Pain management is a bit of an obsession at Lehigh Regional. We use multiple drugs and techniques to decrease pain before, during, and after surgery.

Let’s go over seven myths and misconceptions we hear all too often.

1. My pet doesn’t cry; therefore is not in pain

This is a complete myth in dogs and especially in cats. Crying, vocalizing, whimpering, and screaming in pain are more likely to happen if you step on your pet’s foot or tail by accident, just like you may shout “Ouch” (or worse) if you stub your toe. Beyond the initial pain, it’s unusual for a pet to continue whining about it. This is especially true with the most common reason for surgery: limping. Most pets who limp do not cry. Yet remember this: about 99% of the time, LIMPING = PAIN.

If your pet holds the leg up, it’s because they know that if they put weight on it, it’s going to hurt. So they learn, and they limp or hold the leg up to stop the pain. A pet may stop eating because of severe dental disease, yet they may never cry about it. A cat may groom less because of severe arthritis, yet they may never cry about it. A dog may have a completely torn ACL, a torn meniscus, and severe arthritis. They will not put much weight on the leg, yet they may never cry about it. Crying is only one way to express pain.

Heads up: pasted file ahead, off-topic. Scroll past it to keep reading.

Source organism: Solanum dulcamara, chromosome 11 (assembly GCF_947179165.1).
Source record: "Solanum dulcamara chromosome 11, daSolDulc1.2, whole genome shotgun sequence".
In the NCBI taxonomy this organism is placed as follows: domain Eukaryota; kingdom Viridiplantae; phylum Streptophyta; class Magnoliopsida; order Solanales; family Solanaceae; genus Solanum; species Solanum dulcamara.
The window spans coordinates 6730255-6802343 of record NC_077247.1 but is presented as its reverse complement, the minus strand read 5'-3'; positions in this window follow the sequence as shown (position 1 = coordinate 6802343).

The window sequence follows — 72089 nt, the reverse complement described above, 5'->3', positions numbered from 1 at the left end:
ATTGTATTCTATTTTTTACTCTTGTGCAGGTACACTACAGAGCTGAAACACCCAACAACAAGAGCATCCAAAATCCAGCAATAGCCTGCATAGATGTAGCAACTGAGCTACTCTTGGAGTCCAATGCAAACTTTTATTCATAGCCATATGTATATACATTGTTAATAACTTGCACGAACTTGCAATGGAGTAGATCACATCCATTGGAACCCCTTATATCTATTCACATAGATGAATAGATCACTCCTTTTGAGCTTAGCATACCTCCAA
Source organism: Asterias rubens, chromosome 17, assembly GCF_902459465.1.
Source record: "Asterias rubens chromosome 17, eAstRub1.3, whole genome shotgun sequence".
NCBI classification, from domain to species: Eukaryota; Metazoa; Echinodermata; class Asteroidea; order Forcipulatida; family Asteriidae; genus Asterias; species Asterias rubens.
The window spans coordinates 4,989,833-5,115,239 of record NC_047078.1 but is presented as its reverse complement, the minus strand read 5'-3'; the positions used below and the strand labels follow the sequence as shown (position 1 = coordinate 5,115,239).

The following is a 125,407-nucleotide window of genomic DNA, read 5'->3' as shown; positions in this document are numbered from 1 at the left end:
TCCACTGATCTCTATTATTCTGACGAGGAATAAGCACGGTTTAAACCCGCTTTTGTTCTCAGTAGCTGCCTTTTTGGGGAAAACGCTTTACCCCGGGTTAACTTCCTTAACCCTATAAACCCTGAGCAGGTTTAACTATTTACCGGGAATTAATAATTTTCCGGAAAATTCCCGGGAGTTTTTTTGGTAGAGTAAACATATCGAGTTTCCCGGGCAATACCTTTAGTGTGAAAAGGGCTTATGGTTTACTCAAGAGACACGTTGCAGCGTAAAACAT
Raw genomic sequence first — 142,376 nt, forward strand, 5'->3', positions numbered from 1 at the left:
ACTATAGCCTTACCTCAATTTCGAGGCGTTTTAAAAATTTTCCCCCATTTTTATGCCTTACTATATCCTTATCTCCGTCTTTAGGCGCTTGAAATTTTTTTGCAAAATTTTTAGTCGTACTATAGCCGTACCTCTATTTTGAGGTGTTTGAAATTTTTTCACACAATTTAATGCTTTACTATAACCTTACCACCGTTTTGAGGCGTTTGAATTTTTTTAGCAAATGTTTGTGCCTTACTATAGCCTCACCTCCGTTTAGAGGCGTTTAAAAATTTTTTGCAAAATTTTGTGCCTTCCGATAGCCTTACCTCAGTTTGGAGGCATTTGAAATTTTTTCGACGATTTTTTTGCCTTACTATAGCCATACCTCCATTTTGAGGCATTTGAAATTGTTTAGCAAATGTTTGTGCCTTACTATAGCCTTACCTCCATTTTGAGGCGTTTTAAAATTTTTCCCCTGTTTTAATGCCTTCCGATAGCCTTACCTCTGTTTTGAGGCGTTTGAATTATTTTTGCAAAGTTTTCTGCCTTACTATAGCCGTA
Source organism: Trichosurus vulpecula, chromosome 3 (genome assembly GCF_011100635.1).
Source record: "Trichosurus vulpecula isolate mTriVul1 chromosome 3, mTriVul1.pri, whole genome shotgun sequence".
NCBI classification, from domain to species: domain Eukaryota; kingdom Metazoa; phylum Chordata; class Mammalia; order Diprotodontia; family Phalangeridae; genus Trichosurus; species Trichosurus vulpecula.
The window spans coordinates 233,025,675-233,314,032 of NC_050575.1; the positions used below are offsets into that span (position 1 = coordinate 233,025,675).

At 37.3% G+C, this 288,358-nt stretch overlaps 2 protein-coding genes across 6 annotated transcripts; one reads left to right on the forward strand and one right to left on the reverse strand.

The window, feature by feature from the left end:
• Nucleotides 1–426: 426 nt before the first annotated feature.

2. My pet is just old

Age is blamed for many changes in habits, routines, and behaviors. Yet I know an 18-year-old cat who would chase a laser all day if someone had the time!

So when a pet’s activity decreases, there is usually a good reason, which very well could be a pain. A pet may urinate or defecate in odd places. Yes, it could be senility, or it could be because of a bladder infection or bladder stones, or bladder cancer, all of which cause discomfort, if not pain. A pet may stop jumping to a favorite spot to nap or sleep, not because they’re old, but because there are full of arthritis.

A dog who used to catch a ball in mid-air may now just chase it and then barely be interested in it, not because they’re old, but because there are in pain. A cat who used to do the “zoomies” after peeing or pooping may now run three steps and be done, not because they’re old, but because there are in pain. Unrecognized pain is much more likely to be the issue than old age.

3. Pets don’t feel pain like humans